“Be quick slowly” is a term they use a lot in Vojvodina, the autonomous province in northern Serbia. Something to do with the calm and unruffled way of life they lead there. Or perhaps it could be something to do with the plethora of monasteries nestled in the forested hills of Fruška Gora, or the endless golden wheat fields of the Great Plains.
Belgrade may well be the beating heart of Serbia and a party town to rival the likes of Berlin, but venture outside the capital and you’ll get to discover what lies beyond, a country that will never cease to surprise you.
So after a few days in Belgrade, where to next? Here are a few suggestions for you. Enough to really give you a feel for the Serbia beyond Belgrade. A country with a big heart, open arms and endless potential.
Serbia’s second city lies on The Danube like a laid-back stress-free family member who lets the other siblings run around like headless chickens. Where Belgrade expands and develops at a pace, Novi Sad simply enjoys being what it is; a river-side city of culture, parks and galleries and a sack full of cafes and restaurants. Take a stroll and an ice-cream along Dunavska, Novi Sad’s pretty car-free thoroughfare which runs from The Danube to Zmaj Jovina Street. Lined with cafes and shops it still has buildings which have survived the destruction from its turbulent past. Make sure you visit number 28, the baroque styled “At the White Lion’s” the oldest house in town, dating back to 1720. Also keep an eye out for the many passages leading off the street where you’ll find plenty of little shops tucked away.
Novi Sad is a very walk friendly city and it can be fun to simply wander around her parks and galleries. Notable buildings to look out for are the Serbian Orthodox Church of St. George at Nikole Pasica Street, the Museum of Vojvodina on Dunavska and the Synagogue complex on Jevrejska. Throughout the summer, most city dwellers can be found on The Strand, a 700 metre stretch of one of the best beaches along The Danube.
Of course the giant 17th century Petrovaradin Fortress on the eastern bank of The Danube is Novi Sad’s guardian angel. Built by the Hapsburgs in 1687 it was big enough to house 30,000 soldiers and proved to be a formidable defender of the city. Today the EXIT music festival is held inside the grounds each July, but otherwise it is a great pace to explore.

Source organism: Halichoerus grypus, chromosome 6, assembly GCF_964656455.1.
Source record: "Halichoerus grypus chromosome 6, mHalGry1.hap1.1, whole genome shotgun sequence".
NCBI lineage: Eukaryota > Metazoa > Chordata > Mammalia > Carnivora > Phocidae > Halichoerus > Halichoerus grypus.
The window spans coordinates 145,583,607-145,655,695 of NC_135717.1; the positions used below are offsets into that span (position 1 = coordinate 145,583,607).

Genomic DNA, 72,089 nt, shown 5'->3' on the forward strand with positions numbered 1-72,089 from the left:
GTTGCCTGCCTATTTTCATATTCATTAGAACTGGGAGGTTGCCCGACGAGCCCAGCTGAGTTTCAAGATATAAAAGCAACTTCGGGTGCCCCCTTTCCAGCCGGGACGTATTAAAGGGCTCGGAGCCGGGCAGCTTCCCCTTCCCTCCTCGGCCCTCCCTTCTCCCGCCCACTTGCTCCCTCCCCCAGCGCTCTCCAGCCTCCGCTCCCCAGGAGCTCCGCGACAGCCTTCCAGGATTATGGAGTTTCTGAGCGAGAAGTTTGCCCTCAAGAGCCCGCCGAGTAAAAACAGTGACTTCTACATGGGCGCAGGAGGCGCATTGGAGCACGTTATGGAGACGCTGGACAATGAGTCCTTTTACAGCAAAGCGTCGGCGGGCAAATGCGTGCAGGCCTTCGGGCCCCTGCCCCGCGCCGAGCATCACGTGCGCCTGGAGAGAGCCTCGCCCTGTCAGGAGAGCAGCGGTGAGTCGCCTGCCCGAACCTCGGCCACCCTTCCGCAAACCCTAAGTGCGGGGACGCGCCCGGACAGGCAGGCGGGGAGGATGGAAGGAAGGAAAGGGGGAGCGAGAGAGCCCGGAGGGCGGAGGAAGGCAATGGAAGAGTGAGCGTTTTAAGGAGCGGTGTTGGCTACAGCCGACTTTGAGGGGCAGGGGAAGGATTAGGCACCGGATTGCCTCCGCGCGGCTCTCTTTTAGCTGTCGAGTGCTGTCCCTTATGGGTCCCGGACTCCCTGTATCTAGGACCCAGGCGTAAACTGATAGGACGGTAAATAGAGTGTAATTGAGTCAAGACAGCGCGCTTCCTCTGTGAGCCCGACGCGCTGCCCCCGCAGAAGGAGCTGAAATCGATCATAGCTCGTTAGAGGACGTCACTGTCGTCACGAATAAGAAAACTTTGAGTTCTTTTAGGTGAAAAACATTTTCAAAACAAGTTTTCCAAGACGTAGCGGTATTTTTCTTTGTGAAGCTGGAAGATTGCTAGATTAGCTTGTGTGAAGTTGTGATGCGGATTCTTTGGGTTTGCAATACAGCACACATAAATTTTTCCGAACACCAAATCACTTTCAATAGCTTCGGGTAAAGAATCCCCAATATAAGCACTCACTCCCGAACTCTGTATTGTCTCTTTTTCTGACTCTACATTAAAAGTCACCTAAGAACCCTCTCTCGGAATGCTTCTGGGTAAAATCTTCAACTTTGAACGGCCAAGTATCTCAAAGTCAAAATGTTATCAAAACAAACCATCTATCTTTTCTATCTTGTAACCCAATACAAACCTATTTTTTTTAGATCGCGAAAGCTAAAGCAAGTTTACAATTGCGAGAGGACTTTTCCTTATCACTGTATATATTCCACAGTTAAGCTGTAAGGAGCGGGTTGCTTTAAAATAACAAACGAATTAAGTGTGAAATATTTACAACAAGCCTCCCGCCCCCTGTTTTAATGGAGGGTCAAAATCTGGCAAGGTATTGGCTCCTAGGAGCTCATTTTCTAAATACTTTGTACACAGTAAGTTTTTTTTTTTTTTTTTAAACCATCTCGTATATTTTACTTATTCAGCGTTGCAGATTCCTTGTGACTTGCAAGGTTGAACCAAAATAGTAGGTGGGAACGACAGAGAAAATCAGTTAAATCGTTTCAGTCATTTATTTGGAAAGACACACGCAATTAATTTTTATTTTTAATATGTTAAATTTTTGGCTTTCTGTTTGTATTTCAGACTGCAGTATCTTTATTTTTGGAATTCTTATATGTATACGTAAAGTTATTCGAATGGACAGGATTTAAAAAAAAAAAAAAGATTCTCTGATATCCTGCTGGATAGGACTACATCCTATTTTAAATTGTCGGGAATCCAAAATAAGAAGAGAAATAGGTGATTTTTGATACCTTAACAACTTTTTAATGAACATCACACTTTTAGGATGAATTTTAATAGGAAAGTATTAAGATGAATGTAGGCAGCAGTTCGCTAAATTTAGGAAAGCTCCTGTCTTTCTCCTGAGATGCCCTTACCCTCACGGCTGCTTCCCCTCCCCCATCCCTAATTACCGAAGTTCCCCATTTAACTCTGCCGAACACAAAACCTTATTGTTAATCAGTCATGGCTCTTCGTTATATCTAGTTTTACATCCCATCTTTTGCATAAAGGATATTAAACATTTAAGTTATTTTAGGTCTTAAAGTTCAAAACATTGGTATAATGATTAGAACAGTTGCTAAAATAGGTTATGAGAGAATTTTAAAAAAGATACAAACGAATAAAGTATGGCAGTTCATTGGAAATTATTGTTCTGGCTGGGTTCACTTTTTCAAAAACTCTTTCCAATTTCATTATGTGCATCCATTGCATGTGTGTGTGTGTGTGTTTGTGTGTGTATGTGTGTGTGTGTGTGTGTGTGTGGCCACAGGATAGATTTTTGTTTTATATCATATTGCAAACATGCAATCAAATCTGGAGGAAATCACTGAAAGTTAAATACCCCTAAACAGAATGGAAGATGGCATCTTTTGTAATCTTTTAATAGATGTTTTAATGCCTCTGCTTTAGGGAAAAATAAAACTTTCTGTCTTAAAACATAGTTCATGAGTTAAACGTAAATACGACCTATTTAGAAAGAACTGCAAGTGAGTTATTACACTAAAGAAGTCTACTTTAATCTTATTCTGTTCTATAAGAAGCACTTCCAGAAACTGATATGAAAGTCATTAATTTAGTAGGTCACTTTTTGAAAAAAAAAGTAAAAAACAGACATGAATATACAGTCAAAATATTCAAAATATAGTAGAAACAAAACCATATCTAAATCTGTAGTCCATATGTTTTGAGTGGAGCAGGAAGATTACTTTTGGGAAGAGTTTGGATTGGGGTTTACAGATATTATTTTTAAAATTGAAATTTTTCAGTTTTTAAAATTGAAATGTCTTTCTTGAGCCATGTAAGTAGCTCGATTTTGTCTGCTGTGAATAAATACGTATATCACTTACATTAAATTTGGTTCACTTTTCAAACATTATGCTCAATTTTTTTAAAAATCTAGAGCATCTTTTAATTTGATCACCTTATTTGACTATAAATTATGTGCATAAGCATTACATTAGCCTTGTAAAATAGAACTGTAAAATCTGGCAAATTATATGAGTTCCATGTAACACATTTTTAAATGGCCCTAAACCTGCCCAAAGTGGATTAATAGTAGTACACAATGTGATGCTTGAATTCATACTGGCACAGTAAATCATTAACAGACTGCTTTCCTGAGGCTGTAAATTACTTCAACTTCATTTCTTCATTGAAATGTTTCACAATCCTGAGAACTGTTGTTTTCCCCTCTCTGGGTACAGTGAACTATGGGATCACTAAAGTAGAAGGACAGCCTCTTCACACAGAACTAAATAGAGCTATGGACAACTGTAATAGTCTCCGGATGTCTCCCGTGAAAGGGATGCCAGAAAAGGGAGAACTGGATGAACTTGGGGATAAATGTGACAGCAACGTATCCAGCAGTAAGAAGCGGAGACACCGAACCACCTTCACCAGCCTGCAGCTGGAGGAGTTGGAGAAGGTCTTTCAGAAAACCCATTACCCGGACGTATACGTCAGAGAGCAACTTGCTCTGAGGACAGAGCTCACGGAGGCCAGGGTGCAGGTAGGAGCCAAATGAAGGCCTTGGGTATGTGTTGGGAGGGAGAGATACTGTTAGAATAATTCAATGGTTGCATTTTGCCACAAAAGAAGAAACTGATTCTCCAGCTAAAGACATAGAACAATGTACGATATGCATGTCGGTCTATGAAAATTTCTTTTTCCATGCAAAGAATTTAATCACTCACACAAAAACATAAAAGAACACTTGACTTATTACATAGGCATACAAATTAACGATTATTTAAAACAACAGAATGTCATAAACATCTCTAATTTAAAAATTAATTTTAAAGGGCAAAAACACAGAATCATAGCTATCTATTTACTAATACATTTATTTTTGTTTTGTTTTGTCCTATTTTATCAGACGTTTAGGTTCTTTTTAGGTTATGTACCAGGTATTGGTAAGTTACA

While you are on this side of the river, try eating at Aqua Doria. This rustic riverside restaurant is an institution in Novi Sad; excellent traditional Serbian food on the banks of The Danube, what could be better.
Known as the “Holy Mountain” this national park is the only elevated part of the Vojvodina plains. It’s not particularly high, but it still contains 16 out of the original 35 monasteries that were built here by monks fleeing the Ottomans. One of the oldest is the Krusedol Monastery built in 1516 and beautifully restored. It contains a 1761 Tenecki Baroque landscape under the choir window and some fragments of original frescoes.
Perfect for a pitstop, Sremski Karlovci is small town with a big reputation. It’s perhaps most famous as the place where the 1699 peace treaty was signed between The Ottomans and the European powers of the Holy League. It was signed around a round table which became the term used for a discussion group.
The town is also at the heart of Bermet winemaking. A dessert wine that was famously served aboard The Titanic, it’s made from 27 different herbs and spices from a recipe steeped in secrecy.
There are several wineries in the area where you can indulge in some tasting if you’re a lover of the fruit of the vine. The Zivanovic winery has been family-run for generations but interestingly is perhaps better known for its bee-keeping traditions. Jovan Zivanovic was the pioneer of bee-keeping in Serbia and from the honey on sale in the shop, it’s clear they know a thing or two about it.
Guča Trumpet Festival
Over in the west, the Guča Trumpet Festival is nothing short of a national event. This small town of just 2,000 inhabitants swells to a staggering 700,000 during the three day brass band festival each August for nearly 56 years. The reason for all this excitement? A golden trumpet. This coveted prize comes at the end of a year-long competition of band heats culminating in a play- off by the finalists on the last day of the festival. The Dragačevo region of western Serbia has always held the trumpet dear and this festival celebrates these brass instruments from dawn to dusk and onward long into the night.
There are many more regions to discover but as they say in Vojvodina, “Be quick slowly.”
Serbia offers so much more than simply a weekend in Belgrade. By all means come and enjoy Serbia’s capital, but make time to return and do the rest of Serbia justice.
All images except feature image and trumpet (C) Andy Mossack
Tell me more about Serbia beyond Belgrade.
You can find out more about visiting Belgrade and Serbia at Serbia Travel Flights to Serbia with Air Serbia (9 flights a week from Heathrow), Wizz (3 times a week from Luton) and connecting flights from all UK regional airports over Europe to Belgrade.
The Zivanovic Winery Mitropolita Stratimirovica 86b 21205 Sremski Karlovci Serbia
Tel +381 21 881-071